Under Section 159, every company having a share capital is required to file annual returns with its respective ROC. If a company fails to comply with Section 159, the company and every officer of the company who is in default, shall be punishable with fine which may extend to Rs. 500/- for every day during which the default continues [Section 162]. Further, under Section 220, a company is required to file copies of its balance sheet and profit & loss account with the respective ROC. If there is any default in this regard, the company and every officer of the company who is in default is liable to punishment as provided by Section 162. [Section 220(3)]

It was further contended that the petitioner be imposed with exemplary costs as held by the High Court of Delhi in the case of Model Machinery Company Pvt. Ltd. vs. ROC, Delhi (CO. P. No.170/2009) dated June 04, 2010.

The ROC had no objection to the restoration of the petitioner company under Section 560(6) of the Act, subject to the production of relevant documents and payment of fine and additional fee.

Section 560(6) reads as follows;

560. POWER OF REGISTRAR TO STRIKE DEFUNCT COMPANY OFF REGISTER – (6) If a company, or any member or creditor thereof, feels aggrieved by the company having been struck off the register, the Court, on an application made by the company, member or creditor before the expiry of twenty years from the publication in the Official Gazette of the notice aforesaid, may, if satisfied that the company was, at the time of the striking off, carrying on business or in operation or otherwise that it is just that the company be restored to the register, order the name of the company to be restored to the register ; and the Court may, by the order, give such directions and make such provisions as seem just for placing the company and all other persons in the same position as nearly as may be as if the name of the company had not been struck off.

[Note: The word “Court” was replaced by “Tribunal” by the Companies (Second Amendment) Act, 2002 but it has not been notified.]

Judgement

The order of striking off the petitioner’s name as published in the Official Gazette of India dated February 23, 2008-Part III-Section 1, insofar as it related to the petitioner, was set aside and the ROC was directed to restore the petitioner’s name to the register of companies.

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The Statements of Objections of the ROC had not indicated that notice, under Section 560(1), was given to the petitioner before its name was struck off. However, the petitioner had admitted to default in filing the statutory documents.

The Court stated that by virtue of this order of restoration of the name of the petitioner, the order of striking off would get extinguished and the petitioner would be deemed to have been in existence from the date of incorporation. Thus, the petitioner is required to file statutory documents under Sections 159 and 220. The Court noted that the petitioner had undertaken to file the documents for the periods for which they had not been filed within the upper limit of 6 weeks from the date of receipt of a copy of this order. On such documents being filed, the ROC shall determine the fee payable as contemplated under Section 611(2) read with Schedule X of the Act. It was also made clear that on non-filing of the documents, the benefits of this order will not be available to the petitioner.

In view of the fact that the petitioner would not have the benefit of filing the returns for a period of 10 years and the petitioner is sought to be revived and also in view of the fact that the ROC had entered appearance and spent considerable time by filing a detailed statement of objections, the Court awarded costs amounting to Rs. 10,000/- to the ROC, apart from the fee that would be determined by the ROC. It was accepted by the Court that the statutory documents would be filed within 6 weeks as undertaken by the petitioner-counsel.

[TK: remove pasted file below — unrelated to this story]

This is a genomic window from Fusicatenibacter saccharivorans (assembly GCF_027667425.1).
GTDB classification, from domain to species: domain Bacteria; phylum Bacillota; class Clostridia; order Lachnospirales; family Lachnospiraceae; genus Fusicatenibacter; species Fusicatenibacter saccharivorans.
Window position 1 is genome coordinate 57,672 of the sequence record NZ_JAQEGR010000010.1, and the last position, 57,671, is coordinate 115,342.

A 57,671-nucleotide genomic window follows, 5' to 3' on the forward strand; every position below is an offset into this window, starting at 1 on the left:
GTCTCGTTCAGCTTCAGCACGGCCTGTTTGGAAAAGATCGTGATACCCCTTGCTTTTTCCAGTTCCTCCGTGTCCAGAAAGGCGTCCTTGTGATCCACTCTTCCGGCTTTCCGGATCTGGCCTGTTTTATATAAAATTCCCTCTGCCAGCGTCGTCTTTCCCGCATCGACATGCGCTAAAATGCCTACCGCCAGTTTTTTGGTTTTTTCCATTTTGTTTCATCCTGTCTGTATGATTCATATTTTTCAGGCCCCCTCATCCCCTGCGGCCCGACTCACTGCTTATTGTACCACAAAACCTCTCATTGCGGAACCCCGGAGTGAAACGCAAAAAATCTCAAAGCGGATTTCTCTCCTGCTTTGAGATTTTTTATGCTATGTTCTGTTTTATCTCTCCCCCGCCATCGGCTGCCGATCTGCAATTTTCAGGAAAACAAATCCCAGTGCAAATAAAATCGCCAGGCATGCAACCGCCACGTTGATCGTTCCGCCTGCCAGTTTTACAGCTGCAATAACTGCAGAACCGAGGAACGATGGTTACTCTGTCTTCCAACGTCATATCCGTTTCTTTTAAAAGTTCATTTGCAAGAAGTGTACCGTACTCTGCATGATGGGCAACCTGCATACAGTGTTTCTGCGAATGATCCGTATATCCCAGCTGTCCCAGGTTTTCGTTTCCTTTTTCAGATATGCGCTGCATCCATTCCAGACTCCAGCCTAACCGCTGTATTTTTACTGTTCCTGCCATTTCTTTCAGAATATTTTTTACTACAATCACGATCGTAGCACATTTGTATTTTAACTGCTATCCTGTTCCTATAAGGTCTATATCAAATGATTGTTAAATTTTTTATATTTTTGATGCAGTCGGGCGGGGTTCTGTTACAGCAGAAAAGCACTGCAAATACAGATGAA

The Court also ordered that the amount of Rs. 10,000/- was a condition precedent for examining and scrutiny of the statutory documents by the Official Liquidator.

Analysis

The Court had shown leniency towards the petitioner despite the fact that the petitioner was completely at fault. The Board of Directors are at the helm of a company and the petitioner itself had admitted that the Board had withdrawn from regular working activities and had not checked whether statutory laws and compliances were being adhered to. Such behaviour was a grave irresponsibility on part of the Board. The petitioner had benefited by being ordered to pay fees as per Section 611(2) against the undertaking that the statutory documents would be filed within 6 weeks from the date of receipt of a copy of the order.

Under the Act, time limits have been fixed for filing the statutory documents. Section 611(2) states that any document required to be filed with the ROC on payment of fee specified in Schedule X of the Act may be filed after the time specified by the Act on payment of such additional fee not exceeding 10 times the amount of fee so specified as the ROC may determine.

The Court had not made any comments on the fact that the ROC had not followed the procedure of giving notice under Section 560(1) of the Act but had simply accepted the fact.

The ROC had contended that the petitioner be directed to produce the statutory documents and make payment of penalty and additional fee as pre-conditions to the restoration of the petitioner’s name. This was not a logically sound argument as striking off results in dissolution of the company. Thus, the petitioner was not in existence and it was impossible to fulfil the conditions set by the ROC before the restoration of its name. Restoration of name is essentially a declaration that the company has been in existence since its incorporation.

Conclusion

The ROC had struck off the petitioner’s name from the register of companies on the ground of default in filing statutory documents. The petitioner had given an undertaking that it would file the statutory documents within 6 weeks from the date of receipt of the copy of the order. It is on this undertaking the Court directed the ROC to restore the petitioner’s name and hence made Section 611(2) of the Act applicable instead of the penal provisions. However, if the petitioner fails to file the statutory documents within those 6 weeks, the petitioner will be penalised under Sections 162 and 220(3).